# Mechanisms and Causal Explanation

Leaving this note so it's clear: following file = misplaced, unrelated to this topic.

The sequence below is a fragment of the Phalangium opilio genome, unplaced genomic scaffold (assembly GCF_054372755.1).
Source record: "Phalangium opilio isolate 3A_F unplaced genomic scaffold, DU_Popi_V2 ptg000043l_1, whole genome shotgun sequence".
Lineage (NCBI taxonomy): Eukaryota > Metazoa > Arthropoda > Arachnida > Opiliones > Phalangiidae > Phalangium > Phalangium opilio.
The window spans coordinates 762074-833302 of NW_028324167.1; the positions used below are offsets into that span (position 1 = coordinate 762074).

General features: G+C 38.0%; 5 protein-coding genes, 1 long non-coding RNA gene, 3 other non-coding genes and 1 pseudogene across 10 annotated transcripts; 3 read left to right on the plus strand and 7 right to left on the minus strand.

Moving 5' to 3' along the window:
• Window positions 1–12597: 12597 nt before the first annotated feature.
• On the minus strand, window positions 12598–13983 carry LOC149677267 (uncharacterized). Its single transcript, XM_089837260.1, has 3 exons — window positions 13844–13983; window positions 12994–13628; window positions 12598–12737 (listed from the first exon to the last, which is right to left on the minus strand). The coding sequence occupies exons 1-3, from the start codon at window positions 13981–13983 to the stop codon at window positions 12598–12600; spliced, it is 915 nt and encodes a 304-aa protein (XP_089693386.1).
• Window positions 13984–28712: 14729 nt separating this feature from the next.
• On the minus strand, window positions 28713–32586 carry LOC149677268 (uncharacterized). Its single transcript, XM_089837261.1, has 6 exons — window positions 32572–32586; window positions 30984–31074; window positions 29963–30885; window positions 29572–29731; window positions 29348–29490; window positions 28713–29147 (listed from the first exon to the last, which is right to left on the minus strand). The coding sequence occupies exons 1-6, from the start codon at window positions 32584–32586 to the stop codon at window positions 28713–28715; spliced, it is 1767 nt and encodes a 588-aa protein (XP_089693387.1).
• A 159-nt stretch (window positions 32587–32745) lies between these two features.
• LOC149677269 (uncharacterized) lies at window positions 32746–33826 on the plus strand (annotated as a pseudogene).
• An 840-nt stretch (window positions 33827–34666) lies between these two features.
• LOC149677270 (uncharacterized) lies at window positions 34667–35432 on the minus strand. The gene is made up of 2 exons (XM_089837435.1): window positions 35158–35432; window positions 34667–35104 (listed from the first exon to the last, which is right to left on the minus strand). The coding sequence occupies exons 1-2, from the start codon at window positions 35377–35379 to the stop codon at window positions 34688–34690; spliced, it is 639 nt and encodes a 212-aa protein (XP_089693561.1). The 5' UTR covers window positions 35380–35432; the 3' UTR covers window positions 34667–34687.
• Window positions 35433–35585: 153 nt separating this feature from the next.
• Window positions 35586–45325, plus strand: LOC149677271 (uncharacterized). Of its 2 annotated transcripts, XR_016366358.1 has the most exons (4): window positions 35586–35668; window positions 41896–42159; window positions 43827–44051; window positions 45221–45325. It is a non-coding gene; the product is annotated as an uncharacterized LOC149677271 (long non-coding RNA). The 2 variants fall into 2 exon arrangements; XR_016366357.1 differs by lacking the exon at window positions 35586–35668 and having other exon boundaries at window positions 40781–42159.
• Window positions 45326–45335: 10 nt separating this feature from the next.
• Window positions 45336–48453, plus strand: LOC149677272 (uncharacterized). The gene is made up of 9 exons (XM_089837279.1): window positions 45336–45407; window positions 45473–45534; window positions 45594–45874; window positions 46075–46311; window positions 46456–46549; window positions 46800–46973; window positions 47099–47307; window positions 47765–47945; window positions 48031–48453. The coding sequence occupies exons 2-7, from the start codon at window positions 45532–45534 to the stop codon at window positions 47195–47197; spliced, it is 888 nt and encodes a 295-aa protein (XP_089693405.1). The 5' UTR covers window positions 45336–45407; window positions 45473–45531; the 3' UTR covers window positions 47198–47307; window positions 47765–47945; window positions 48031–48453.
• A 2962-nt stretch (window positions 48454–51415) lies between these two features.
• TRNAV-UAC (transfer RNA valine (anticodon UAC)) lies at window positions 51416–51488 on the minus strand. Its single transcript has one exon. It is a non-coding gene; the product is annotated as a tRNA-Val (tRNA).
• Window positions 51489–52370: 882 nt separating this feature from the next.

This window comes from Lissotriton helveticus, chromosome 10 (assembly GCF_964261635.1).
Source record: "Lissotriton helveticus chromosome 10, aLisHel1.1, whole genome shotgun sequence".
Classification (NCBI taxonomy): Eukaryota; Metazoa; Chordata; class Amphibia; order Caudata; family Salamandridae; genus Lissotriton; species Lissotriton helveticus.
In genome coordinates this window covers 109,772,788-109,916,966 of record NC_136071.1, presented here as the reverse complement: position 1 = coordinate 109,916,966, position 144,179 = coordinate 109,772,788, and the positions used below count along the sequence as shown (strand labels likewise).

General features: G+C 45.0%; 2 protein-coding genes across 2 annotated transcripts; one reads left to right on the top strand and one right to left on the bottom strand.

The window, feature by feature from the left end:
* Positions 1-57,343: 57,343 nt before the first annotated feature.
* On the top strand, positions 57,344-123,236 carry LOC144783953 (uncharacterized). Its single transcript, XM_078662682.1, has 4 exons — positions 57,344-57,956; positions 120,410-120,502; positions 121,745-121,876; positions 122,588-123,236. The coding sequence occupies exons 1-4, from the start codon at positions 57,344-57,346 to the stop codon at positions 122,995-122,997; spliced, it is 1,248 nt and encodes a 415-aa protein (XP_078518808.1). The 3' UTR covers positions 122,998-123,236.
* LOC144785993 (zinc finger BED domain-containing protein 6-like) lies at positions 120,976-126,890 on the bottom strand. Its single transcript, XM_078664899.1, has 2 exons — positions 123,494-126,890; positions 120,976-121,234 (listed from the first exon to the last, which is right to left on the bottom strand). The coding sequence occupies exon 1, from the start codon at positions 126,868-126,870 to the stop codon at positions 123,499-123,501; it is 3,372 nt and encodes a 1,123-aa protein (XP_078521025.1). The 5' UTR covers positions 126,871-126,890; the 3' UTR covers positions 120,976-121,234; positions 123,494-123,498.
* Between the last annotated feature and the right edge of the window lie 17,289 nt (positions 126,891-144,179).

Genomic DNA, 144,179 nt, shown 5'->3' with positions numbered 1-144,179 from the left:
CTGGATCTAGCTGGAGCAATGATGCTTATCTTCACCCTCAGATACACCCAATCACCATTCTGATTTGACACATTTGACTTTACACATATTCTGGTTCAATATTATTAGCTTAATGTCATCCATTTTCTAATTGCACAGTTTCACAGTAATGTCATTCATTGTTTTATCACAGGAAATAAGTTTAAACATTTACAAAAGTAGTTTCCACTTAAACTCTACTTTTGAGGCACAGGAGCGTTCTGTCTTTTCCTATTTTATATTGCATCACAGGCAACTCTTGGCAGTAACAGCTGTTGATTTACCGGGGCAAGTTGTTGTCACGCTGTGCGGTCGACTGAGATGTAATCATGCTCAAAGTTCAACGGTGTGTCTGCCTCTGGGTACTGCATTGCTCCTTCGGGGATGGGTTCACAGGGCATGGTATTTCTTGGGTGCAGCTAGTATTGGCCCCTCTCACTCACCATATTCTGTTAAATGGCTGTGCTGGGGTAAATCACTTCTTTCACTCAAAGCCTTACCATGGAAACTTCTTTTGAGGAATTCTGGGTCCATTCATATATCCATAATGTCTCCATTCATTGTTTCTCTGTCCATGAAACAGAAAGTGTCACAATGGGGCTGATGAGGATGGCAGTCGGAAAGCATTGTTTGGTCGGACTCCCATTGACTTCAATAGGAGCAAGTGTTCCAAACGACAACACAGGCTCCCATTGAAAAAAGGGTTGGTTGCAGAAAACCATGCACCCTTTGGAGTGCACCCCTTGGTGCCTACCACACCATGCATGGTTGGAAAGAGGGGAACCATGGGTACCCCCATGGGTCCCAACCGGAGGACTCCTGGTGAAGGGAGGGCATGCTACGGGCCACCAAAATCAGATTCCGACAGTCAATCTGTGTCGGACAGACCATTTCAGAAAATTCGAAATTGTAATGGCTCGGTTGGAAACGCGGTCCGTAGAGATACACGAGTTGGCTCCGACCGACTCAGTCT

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 8.1 applies only to the joint probability distribution for compliers 2Angrist and Krueger could deal with this problem by conditioning on a measure of work experience, but in their data no such variable is available. The only alternative with their data, which is common in the literature, is to attempt to untangle the effects by conditioning on age (which is typically done within an age-heterogeneous sample). However, this form of conditioning does not completely explain away the association between schooling and work experience, as is widely recognized (see Card 1999). 3The citations here are for a discussion of Samuel Stouffer's research in The American Soldier (which we also discuss in Chapter 1). Patricia Kendall was the lead author for this piece, and yet she is almost never cited in the derivative literature as a contributor to this language. Because it is often written that Lazarsfeld presented and discussed this basic typology in many places, it is possible that it is fair to credit him disproportionately for these ideas. Our reading of the literature, however, does not yield a clear interpretation. But, it does suggest to us that the Kendall has received less credit than she deserved. 4They also lay out a third form of elaboration, referred to as P-type elaboration (or specification). Here, the goal is to focus on the relative size of the partial relationship [between and within strata of the test factor ] in order to specify the circumstances under which the original relation is more or less pronounced (Kendall and Lazarsfeld 1950:157). This type of elaboration is appropriate when the test factor is related to either or but not both. We ignore this form of elaboration here, as we focus on variables that are related to both the causal and outcome variables. 5Note, further, that one can then assess the portion of the total variation in and that can be attributed to the pathway through . This calculation can be useful, but it does not identify the amount of the causal effect that is explained by . The problem is that the association between and that is not attributable to cannot be apportioned across the two unblocked paths and . 6A chapter from his book was also published in 2001 in the European Sociological Review as Causation, Statistics, and Sociology, which then received comments from a variety of scholars, including the statisticians David Cox and Nanny Wermuth (whose response we will discuss later). Our citations are to the 2001 piece. 7It is unclear from this passage what Goldthorpe means by in principle. However, on the next page of the article, he offers an example that reveals that his conception of a manipulation can be very narrow. Following an example of Holland (1986), he introduces mechanistic variables and argues that in so doing he has produced a causal narrative that has nothing to do with hypothetical manipulations/interventions and hence cannot be represented in a counterfactual framework. The argument seems to be that the mechanistic variables are non-manipulable because they are typically voluntary decisions of an individual. Woodward (2003) rejects such an anthropomorphic account of a manipulation/intervention. 8By our reading, Goldthorpe ends up back at the counterfactual model at this point. His defense against such a reading is: ... while it might seem that, at this stage, attention does after all come to focus on the effects of -- given -- causes rather than on the causes of effects, this is within the context not of randomized experimental design but of (what should be) a theoretically informed account of a generative process that is subject to ongoing evaluation (Goldthorpe 2000:13). 9It is unclear from the foregoing passage what the problematic other processes are meant to be. Clearly, they must come in two different forms: (1) other mechanisms that are completely independent of the postulated mechanism of primary interest (2) other mechanisms that interact with the postulated mechanism of primary interest. If one is estimating the effects of a cause, it is only the latter that are problematic for the evaluation of mechanisms, and hence for the evaluation of causal accounts based on mechanisms. See our earlier discussion of partial identification via the front-door criterion. 10But, we are somewhat more traditional in favoring mechanisms that are formal models, as we are less convinced of the utility of many simulation-based methods of theory construction (see Hedström 2005:76-87, 131-6, 149 on the appeal of such techniques). We agree with Humphreys' (2004:132) caution: Agent-based models are a powerful addition to the armory of social scientists, but as with any black-box computational procedures, the illusion of understanding is all to easy to generate. 11Hedström and Swedberg (1998) take a different reading of the literature that followed from the Lazarsfeldian tradition, focusing critical attention on the work of Duncan and his colleagues (see their quotation on page 9). Then, in his 2005 book, Hedström criticized Duncan's models of socioeconomic status (see pages 102-3). As is clear in our main text, our reading of Duncan's record on this issue is somewhat less negative, although we noted in Chapter 1 that it is hard to pin down exactly what Duncan recommended in the theory and the practice of causal modeling. Hedström's negative opinion, however, is certainly applicable to much scholarship that followed Duncan's lead, a position that we suspect Duncan too would have agreed with and which we note in Chapter 1. Goldthorpe (2001) also has a different reading of Lazarsfeld's method of elaboration. He argues that the robust dependence tradition of causal analysis, which he regards as exemplified by Lazarsfeld's work, was based almost entirely on the search for prior causes that can explain away correlations (see Goldthorpe 2001:2-3). This seems inconsistent with what Kendall and Lazarsfeld (1950) refer to as interpretation, as we noted earlier. 12We do not attempt to give a full summary of the fall of covering law models, since many accessible texts exist in philosophy (see citations in the main text) and others that are written for social scientists alone (e.g., Gorski 2004 and Hedström 2005). Nor do we give a full explication of the variety of positions that have replaced the covering law model, as these too are well summarized elsewhere (see citations in the main text for realist models in particular, as well as the variety of naturalist positions that contend with them). 13Given Bunge's position, one then necessarily wonders: How does one discover these crucial explanatory mechanisms? Bunge's (2004:200) guidance is: There is no method, let alone logic, for conjecturing mechanisms. True, Peirce wrote about the method of abduction, but `abduction' is synonymous with `conjecturing', and this -- as Peirce himself warned -- is an art, not a technique. One reason is that, typically, mechanisms are unobservable, and therefore their description is bound to contain concepts that do not occur in empirical data. 14As best we can tell, Woodward (2003; Section 4.6) takes this position, noting the need for only a rather limited backing relationship between causal claims and laws. 15Methodological individualism is the basic position of Goldthorpe (2000) and Hedström (2005), as influenced heavily by the scholarship of Raymond Boudon (see Boudon 1998 and citations therein). 16Gorski (2004) endorses the causal process model of Wesley Salmon, as developed in Salmon's work from the 1970s and early 1980s (see Salmon 1984). Given the ways in which Salmon's work has developed since then, turning completely toward causal mechanical ideas based on the notion of conserved quantities, his ideas now seem completely at odds with Gorski's statement that Social science is nothing but history. The real error was ever to think it could be anything more (Gorski 2004:30). 17 In fact, the first author found it convincing and inspiring when writing Morgan (2005). 18See also the discussion of modularity in Woodward (2003, Ch. 7). 19A critical realist could escape from this position in a variety of ways: asserting irreducibility and transcendentalism and then, more specifically, by arguing in the end that the data that one is forced to consider are but a poor reflection of the phenomena that the mechanism truly does explain. For all of these reasons, the lack of observed explanatory power for observed events would then be argued to be untroubling. This position, however, then becomes a variant of an appeal to a hidden but presupposed valid underlying structure, which Woodward convincingly argues cannot be an acceptable explanatory strategy for any field that hopes to resolve its explanatory controversies because ... the appeal to hidden structure makes it too easy to protect one's favored theory of explanation from genuine counterexamples (Woodward 2003:175). Moreover, if the particularities in the data are merely a poor reflection of the phenomenon that the mechanism is supposed to explain, then presumably whatever generates the mismatch can be encoded in the mechanism that explains both the genuine phenomenon of interest and the process that generates the misleading data.